A Cautious Case: Why Investors May Encounter One Last Long-Term Buying Opportunity
There's some evidence that we're on the verge of a secular bull market, but it hasn't arrived yet.
A higher multiple indicates investors are gunning for higher earnings on the back of strong economic conditions, within a higher interest rate environment. I challenge this with fourth-quarter GDP growth of -0.1%. An investor's best move in moments of euphoria and despair is to understand what the data implies within the backdrop of the broader market. By dissecting and differentiating the two, investors are able to conclude value. This was rather obvious in March 2009 and again in October 2011, both long-term buying opportunities.
Let's also consider volume on the broader market as well. The first two trading days of 2013 began with back-to-back 90% upside volume days. History tells us to not bet against a market in the coming three months. The S&P 500 is found to be higher an average of 6.8% one month later 83% of the time, and 12.8% higher three months later 100% of the time, according to Jeff Saut, chief strategist at Raymond James. Yet since the year 2000, January has not marked the low for the year. Again, this brings to mind the question of a pending correction.
Clearly, the market is expecting better results and animal spirits suggest an increase in valuation. Low-volume markets rise on relatively small buying orders and fall on relatively small selling orders; thin markets in a qualitative connotation of the term are inelastic markets. A 120%+ move with volumes lower year over year -- as we have become accustomed to since March 2009 == is not suggestive of a healthy new secular bull market.
The debate at hand involves the shift out of a secular bear market and into a thriving new secular bull market. Yes, low participation is a key signal for the end of a secular bear market, which is something I have been forecasting to occur in 2013 and into 2014. Yet it is not a signal for the beginning of a new secular bull market. This possible shift is something we will keep at the forefront in the coming year and gauge its viability through time and price. My own forecast is predicated on a final correction from the $1520-1550 offered in my surprise list for 2013 of 10-20%, which will provide investors one last significant long-term buying opportunity. A multi-week close in the S&P 500 above $1575 with volume will signal a new secular bull market lasting into 2028.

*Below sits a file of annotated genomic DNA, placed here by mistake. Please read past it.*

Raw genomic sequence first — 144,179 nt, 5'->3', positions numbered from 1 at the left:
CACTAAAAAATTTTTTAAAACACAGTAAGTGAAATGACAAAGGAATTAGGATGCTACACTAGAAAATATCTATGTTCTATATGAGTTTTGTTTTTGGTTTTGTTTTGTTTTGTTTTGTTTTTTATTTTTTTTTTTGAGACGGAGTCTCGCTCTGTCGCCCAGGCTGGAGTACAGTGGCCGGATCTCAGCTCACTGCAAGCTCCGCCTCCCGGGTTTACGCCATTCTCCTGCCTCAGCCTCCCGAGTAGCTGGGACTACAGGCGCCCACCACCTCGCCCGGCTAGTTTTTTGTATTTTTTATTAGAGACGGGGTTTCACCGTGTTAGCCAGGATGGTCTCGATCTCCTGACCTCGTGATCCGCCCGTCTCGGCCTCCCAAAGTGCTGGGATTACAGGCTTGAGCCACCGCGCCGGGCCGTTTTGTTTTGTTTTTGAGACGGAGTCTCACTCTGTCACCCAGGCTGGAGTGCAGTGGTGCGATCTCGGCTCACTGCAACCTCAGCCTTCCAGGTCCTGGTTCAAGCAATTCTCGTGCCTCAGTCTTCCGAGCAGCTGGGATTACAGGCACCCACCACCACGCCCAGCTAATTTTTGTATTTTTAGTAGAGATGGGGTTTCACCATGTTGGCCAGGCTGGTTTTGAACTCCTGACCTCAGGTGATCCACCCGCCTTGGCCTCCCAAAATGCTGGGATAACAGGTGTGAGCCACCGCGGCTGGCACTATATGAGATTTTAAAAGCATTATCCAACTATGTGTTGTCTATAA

Consider the Citigroup Surprise Index (see the chart below), a tool I referred to when suggesting stocks would bottom on May 30, 2012 and make their way toward all-time highs, is now deteriorating and below the important zero threshold. What this means is that -- as the consensus crowd runs back into equities, as witnessed by fund inflows -- caution is warranted in the near-term. Mixed economic data and an earnings season that is delivering weak guidance on the backdrop of beating muted expectations isn't supportive of the market's current valuation. Elevated oil prices (record prices in a seasonality sense), increased tax obligations, and the implementation of Obamacare will further strain consumer spending, not to mention the looming spending cuts in Washington. I have remained constructive on equity prices since calling for a run at all-time highs in late May 2012 and reiterating the belief that stocks would move towards 1550 in the first 60 days of 2013 on the back of a last ditch fiscal cliff deal out of Washington. We are arriving at these levels and I intend to take a cautious stance while conventional wisdom plays catch up. It is important to note that equity investors should heavily purchase a meaningful correction.
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